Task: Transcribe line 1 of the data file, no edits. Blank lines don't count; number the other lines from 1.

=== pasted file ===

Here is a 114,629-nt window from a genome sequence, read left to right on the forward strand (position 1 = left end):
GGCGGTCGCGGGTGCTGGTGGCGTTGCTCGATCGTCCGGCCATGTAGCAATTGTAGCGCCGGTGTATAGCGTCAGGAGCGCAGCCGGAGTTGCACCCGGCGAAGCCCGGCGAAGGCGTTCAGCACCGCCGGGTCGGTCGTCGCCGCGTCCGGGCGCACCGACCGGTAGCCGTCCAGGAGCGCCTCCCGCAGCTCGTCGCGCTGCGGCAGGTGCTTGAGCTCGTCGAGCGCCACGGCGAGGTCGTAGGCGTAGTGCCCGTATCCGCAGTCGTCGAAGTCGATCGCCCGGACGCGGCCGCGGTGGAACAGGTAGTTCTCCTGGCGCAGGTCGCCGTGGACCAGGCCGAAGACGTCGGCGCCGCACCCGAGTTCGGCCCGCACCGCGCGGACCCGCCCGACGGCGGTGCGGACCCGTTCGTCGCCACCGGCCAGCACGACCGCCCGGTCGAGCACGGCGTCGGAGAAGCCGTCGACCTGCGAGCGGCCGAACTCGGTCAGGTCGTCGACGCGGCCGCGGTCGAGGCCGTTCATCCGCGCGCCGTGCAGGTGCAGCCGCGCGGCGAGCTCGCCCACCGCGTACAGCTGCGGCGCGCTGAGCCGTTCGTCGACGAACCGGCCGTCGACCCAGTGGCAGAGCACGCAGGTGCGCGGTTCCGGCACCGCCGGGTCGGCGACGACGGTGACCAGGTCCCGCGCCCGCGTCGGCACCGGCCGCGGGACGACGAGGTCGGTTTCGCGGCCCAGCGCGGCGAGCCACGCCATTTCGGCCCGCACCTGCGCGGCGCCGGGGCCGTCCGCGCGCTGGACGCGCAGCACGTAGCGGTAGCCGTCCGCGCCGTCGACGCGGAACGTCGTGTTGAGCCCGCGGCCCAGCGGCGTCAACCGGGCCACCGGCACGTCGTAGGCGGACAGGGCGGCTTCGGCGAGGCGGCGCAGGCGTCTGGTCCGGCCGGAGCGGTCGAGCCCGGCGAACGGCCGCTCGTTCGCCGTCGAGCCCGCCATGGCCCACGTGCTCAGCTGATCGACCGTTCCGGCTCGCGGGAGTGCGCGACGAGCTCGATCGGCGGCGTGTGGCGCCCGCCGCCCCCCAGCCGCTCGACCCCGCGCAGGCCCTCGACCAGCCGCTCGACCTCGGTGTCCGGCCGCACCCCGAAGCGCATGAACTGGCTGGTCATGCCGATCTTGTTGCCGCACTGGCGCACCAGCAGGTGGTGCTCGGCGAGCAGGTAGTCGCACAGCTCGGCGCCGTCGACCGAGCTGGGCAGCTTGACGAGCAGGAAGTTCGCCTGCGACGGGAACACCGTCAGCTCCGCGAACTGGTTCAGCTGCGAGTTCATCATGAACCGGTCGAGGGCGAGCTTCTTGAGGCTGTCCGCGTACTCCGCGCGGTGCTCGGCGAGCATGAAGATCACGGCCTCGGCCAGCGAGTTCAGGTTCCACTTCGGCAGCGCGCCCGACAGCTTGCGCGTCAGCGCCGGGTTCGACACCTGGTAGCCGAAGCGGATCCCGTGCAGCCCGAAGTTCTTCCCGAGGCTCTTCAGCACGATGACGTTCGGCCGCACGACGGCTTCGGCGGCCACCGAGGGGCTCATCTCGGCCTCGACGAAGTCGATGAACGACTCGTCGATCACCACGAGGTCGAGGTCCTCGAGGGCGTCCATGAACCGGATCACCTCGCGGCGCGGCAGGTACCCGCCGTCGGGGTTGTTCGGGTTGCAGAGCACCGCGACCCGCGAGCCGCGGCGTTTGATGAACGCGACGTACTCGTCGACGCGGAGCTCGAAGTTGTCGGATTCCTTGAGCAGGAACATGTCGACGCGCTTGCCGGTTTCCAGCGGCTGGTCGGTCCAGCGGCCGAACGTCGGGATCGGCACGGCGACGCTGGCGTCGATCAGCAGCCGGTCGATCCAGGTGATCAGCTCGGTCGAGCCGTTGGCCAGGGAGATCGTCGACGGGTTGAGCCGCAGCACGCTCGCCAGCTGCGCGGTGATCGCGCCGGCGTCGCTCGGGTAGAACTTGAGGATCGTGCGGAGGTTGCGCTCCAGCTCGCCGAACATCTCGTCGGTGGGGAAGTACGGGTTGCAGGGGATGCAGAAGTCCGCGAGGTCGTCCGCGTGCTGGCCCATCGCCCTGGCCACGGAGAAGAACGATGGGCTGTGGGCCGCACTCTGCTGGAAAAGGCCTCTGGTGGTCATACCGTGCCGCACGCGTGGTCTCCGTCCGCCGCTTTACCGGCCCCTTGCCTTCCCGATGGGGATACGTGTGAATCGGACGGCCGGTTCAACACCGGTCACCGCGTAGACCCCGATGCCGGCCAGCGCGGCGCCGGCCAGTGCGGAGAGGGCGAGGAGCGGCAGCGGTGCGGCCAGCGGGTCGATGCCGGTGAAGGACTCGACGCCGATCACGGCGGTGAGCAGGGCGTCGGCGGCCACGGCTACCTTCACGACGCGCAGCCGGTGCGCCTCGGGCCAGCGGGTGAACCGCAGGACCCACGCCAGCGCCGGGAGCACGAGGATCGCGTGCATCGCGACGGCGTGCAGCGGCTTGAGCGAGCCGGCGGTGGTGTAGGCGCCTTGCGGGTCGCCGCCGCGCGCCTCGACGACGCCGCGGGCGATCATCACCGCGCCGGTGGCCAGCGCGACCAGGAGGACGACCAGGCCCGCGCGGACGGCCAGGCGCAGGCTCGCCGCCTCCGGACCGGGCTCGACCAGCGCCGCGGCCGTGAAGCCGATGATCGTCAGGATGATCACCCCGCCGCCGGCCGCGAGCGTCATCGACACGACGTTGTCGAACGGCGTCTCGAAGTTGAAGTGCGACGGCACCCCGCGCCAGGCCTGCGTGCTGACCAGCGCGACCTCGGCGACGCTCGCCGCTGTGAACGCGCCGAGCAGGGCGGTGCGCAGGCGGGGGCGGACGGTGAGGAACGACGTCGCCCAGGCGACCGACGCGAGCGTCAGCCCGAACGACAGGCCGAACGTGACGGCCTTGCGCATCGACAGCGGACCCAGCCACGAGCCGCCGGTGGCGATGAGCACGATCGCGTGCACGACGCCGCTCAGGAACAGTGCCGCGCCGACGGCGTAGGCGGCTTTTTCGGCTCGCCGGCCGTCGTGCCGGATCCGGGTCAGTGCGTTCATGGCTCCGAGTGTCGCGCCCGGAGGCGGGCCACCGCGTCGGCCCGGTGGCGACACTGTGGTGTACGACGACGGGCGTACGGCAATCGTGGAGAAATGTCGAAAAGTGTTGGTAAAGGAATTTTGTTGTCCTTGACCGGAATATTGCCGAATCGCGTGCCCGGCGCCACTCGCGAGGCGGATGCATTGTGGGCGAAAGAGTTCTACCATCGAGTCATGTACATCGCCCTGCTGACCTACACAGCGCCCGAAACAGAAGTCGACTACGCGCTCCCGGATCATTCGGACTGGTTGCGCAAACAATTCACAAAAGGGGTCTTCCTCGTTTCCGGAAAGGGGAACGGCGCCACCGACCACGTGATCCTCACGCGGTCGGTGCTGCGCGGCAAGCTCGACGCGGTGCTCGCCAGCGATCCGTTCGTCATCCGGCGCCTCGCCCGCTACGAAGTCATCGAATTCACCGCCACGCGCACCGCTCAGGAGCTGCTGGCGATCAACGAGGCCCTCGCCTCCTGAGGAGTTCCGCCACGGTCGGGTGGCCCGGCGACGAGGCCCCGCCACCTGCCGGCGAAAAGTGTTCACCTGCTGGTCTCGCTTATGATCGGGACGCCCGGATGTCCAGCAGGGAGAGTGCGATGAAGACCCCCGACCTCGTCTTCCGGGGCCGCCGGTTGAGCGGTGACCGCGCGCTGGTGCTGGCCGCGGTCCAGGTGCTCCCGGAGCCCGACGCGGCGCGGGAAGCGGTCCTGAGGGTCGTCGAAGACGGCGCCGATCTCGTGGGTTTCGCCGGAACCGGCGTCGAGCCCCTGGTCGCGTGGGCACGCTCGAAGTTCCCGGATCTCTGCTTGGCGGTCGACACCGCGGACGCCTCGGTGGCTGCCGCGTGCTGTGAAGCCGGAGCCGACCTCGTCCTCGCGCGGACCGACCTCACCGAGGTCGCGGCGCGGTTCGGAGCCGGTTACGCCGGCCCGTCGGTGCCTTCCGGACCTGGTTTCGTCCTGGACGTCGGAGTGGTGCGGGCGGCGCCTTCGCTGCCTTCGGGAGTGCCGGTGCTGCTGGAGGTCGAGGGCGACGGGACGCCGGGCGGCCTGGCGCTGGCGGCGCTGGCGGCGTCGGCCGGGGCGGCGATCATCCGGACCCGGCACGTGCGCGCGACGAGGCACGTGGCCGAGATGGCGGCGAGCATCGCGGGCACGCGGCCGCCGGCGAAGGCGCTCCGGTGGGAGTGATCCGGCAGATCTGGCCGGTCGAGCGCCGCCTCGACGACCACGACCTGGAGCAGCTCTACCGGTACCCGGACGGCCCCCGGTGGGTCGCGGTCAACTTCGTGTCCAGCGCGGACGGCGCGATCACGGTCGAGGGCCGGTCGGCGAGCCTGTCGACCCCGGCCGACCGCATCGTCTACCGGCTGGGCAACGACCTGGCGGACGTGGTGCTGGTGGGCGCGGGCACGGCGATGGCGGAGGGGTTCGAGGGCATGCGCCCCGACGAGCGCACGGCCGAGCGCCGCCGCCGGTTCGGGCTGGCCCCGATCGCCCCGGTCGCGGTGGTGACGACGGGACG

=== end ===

Here is a 114,629-nt window from a genome sequence, read left to right on the forward strand (position 1 = left end):